6. New resources for informing women and health professionals have been produced and distributed. (Recommendations 38 and 39)
  7. Commenced implementation of a Workforce Development Strategy, including implementation of a Nurse Smear Taker training fund, and work to review workforce development options for all health professionals, with an emphasis on laboratories. (Recommendations 28, 40, 41, 42)
  8. The Health (National Cervical Screening Programme) is before Parliament, whilst the Health Practitioner Competency Assurance Bill has been passed. (Recommendations 14, 15, 16, 17, 29, 30, 33, 34, 35, 44)
  9. Progress has been made in a number of other areas, including:
    1. Changes to the operation of the NCSP-Register at the regional level introduced and in the process of being implemented.
    2. Review of smear taker laboratory referral forms completed.
    3. Commencement of work on the introduction of the new Bethesda 2001 laboratory coding for cervical cytology.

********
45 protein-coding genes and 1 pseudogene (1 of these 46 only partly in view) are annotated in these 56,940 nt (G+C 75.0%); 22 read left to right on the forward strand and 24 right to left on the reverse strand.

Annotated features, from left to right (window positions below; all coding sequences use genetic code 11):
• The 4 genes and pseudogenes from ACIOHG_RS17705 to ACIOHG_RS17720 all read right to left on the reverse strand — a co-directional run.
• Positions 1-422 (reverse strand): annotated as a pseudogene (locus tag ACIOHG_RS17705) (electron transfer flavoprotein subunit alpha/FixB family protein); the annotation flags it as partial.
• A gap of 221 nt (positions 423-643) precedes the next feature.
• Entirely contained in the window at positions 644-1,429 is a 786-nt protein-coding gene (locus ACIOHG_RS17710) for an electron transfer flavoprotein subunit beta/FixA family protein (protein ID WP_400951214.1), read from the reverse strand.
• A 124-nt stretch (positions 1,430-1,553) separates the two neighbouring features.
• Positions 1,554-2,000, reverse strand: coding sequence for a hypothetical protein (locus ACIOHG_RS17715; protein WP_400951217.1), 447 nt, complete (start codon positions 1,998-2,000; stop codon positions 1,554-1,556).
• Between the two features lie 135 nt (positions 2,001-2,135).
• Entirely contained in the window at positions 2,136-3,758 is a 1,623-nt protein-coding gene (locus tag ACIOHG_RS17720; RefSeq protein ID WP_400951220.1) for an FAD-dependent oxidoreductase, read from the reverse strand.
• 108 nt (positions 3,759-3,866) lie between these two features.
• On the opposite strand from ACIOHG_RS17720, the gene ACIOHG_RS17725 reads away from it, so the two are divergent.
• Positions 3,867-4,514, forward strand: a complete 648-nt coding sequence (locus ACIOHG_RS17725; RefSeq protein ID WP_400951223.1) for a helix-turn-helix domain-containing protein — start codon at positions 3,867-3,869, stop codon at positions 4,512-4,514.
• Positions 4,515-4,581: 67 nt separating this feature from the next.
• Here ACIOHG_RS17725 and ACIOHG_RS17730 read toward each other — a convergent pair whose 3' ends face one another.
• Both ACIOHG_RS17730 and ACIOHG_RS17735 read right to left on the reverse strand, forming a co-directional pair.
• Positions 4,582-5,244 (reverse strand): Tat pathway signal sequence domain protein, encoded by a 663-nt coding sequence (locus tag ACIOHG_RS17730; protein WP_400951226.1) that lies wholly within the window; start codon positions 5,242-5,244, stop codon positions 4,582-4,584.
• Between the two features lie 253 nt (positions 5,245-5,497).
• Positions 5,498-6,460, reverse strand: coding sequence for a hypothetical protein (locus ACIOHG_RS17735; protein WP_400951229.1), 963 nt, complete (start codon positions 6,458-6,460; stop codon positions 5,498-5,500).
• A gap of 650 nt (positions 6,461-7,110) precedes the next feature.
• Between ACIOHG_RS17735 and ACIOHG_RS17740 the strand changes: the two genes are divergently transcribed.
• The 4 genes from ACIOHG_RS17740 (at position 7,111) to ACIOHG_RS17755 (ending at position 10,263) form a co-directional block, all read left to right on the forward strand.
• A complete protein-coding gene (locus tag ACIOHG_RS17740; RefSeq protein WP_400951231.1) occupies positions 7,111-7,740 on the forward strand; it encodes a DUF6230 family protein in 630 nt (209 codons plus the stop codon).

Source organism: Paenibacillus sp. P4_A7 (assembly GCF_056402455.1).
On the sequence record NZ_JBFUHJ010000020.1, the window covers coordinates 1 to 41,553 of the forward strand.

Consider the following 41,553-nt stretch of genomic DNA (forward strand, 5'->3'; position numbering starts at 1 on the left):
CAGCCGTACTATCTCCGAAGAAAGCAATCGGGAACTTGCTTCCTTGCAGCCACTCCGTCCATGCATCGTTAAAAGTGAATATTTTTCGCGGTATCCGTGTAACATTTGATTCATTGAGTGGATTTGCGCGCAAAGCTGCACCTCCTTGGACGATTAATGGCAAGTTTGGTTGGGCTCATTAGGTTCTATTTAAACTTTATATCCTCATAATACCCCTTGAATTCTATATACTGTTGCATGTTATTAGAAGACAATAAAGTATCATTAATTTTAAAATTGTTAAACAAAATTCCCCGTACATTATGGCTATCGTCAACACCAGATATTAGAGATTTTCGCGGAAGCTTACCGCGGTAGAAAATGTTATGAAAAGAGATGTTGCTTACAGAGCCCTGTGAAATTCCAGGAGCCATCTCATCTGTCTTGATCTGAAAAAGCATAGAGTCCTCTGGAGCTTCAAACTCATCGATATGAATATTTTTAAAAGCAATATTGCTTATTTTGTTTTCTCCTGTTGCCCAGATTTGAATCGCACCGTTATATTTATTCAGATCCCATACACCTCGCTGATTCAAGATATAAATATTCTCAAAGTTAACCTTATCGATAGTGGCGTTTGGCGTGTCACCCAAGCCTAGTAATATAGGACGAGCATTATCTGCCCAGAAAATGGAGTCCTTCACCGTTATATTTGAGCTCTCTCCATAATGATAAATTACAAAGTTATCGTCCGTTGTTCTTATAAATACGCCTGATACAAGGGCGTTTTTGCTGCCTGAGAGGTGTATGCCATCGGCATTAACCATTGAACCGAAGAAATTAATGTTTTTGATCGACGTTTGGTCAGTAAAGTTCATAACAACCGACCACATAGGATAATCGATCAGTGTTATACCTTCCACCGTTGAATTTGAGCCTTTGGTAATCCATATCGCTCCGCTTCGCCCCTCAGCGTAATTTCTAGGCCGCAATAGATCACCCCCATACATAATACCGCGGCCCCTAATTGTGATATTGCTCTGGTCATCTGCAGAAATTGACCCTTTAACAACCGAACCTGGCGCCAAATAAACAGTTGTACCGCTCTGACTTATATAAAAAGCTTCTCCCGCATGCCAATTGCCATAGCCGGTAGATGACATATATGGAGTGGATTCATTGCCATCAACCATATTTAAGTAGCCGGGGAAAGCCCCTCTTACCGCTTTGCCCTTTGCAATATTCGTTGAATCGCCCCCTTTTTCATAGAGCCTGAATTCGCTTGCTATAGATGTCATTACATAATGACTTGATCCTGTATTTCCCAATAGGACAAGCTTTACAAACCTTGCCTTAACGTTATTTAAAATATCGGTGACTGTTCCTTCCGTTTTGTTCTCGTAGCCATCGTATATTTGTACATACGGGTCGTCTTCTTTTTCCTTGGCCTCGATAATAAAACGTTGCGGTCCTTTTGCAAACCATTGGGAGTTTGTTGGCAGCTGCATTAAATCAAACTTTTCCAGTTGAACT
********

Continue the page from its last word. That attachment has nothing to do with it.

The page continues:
15. What are the Kaitiaki Regulations and National Kaitiaki Group?

The Health (Cervical Screening (Kaitiaki)) Regulations 1995 established the National Kaitiaki Group (NKG). NKG governs access to the use and publication of Maori women's aggregate data from the NCSP.

The Gisborne Inquiry recommended that the Kaitiaki Regulations be reviewed to allow independent teams to have ready access to Maori women's data on the Register (without the need for Kaitiaki approval), for the purposes of monitoring and evaluating the NCSP. Consultation with Maori women on these regulations began in early 2002, and in September 2002 Cabinet announced its decision to retain the system under the regulations with improved processes for the NCSP to access data.